Letter to the Editor: Prashansha Maharjan

Today (Oct. 19) is Laxmi Puja, the third day of the Tihar, also known as Diwali. Instead of finding a way to celebrate in a land thousands and thousands of miles away from my hometown, I sit on my desk with tears pooling in my eyes, slowly dripping down my cheeks with an array of books, notebooks, pens, pieces of paper, and long lists of assignments, papers, and exams that I need to complete and prepare for before dawn breaks in less than 5 hours. I sit, close my eyes, and recall all the different ways I used to mark this auspicious day. But here I am, attempting to power through the grueling week that is mid-semester.

Why am I crying you may ask? Homesickness? No. It is the fact that our school loves to claim to strive to be diverse and celebrate all the different cultures that have come together at Concordia and yet, fails to do what really matters—inclusion. How could I possibly be in an institution that claims its mission as to create “thoughtful and informed men and women” when I can be certain that most of the population on campus had no idea that a major Hindu festival was taking place? Are all the flags that have so proudly been hung up in Knutson merely decorations to parade around or do they truly signify that the different people from different backgrounds actually matter to Concordia?

You may think that I am hurt because I did not get the day off. Granted, a day off would have been a great opportunity for me to be able to celebrate with other fellow Hindus in the Fargo-Moorhead community, but what I truly wish for is to be recognized. I would like people to know that other festivals in different communities exist and they are celebrated differently. No, I do not celebrate Easter, but did I know it existed 6 years ago? Yes.

As a secular country, one of the first things Nepal did was enforce public holidays during the festivals of other religious and indigenous communities. It is optional for the private sector to grant a day off. Nevertheless, all these auspicious days are marked on all calendars, including those that are entirely in Nepali.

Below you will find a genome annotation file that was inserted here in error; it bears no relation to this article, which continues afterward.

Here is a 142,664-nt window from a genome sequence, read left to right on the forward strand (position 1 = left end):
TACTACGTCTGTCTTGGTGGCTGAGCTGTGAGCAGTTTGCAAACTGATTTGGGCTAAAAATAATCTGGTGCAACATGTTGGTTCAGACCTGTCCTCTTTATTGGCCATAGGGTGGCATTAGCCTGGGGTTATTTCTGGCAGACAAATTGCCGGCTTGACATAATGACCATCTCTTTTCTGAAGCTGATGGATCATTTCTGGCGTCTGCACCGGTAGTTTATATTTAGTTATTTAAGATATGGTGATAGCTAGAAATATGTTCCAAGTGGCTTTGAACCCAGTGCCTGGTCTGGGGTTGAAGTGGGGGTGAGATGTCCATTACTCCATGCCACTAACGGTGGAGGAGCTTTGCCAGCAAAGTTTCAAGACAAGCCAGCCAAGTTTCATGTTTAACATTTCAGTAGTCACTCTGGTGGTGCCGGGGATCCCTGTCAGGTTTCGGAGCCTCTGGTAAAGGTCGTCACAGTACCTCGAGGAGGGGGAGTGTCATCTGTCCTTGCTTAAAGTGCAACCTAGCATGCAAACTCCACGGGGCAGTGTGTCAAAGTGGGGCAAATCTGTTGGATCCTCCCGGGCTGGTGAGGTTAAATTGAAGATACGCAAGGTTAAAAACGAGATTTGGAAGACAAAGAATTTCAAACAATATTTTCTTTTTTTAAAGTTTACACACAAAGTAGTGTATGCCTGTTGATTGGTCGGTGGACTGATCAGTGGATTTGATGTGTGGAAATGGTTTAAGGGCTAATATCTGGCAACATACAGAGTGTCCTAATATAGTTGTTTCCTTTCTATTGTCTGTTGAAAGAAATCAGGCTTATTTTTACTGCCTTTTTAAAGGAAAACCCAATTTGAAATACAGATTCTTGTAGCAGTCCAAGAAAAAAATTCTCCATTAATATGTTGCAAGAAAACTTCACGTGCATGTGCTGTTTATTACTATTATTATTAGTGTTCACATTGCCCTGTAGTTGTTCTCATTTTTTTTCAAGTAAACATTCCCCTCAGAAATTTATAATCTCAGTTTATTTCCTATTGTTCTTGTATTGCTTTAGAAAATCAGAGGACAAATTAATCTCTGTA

I do not expect nor even want days off during Hindu or Buddhist or Muslim festivals. What I need is to be acknowledged and accepted and not made to feel alone. Education is important, but sometimes, awareness comes first.

4 Comments

  1. Wow- what complete obliviousness. Because Concordia doesn’t conduct a student-body wide stand-down to acknowledge events observed in Hindu cultures, this writer somehow thinks her humanity is being denied? That “she isn’t being acknowledged?” This is exactly what’s wrong with entitled, Millennial snowflakes– this.

    The author asks, “How could I possibly be in an institution that claims its mission as to create “thoughtful and informed men and women” while conveniently leaving off the rest of that declaration: “…dedicated to the Christian life.”

    She demands time off, for “celebrating with other fellow Hindus,” when the same demand to “be recognized” as a Christian for the thousands of Christian observances would be met with scoff and ridicule if made in her native country, Nepal, and even here at Concordia.

    It should not be required to inform Miss Maharjan that no one is denying her “awareness,” and that she is not “alone” simply because she doesn’t get her way. I invite Miss Maharjan to constructively let others know about Hindu holidays instead of making immature and self-centered gestures of entitlement on what she “feels” she is owed by our college.

  2. Prashansha, I am so sorry that you feel this way. We can certainly all do a better job of recognizing holidays from around the world, as it is diversity that makes us stronger. Please know that you are valued here at Concordia, and that you make our school a better place.

    1. David– you have nothing to apologise for. How does recognizing every little religious observation of the world make us “more diverse,” as your post implies it would? The only person on campus who thinks this is somehow a lack of recognizing or valuing her — is HER.

      There is probably a thousand different reasons how this writer “makes our school a better place;” throwing tantrums over imagined victim-hood is not one of them.

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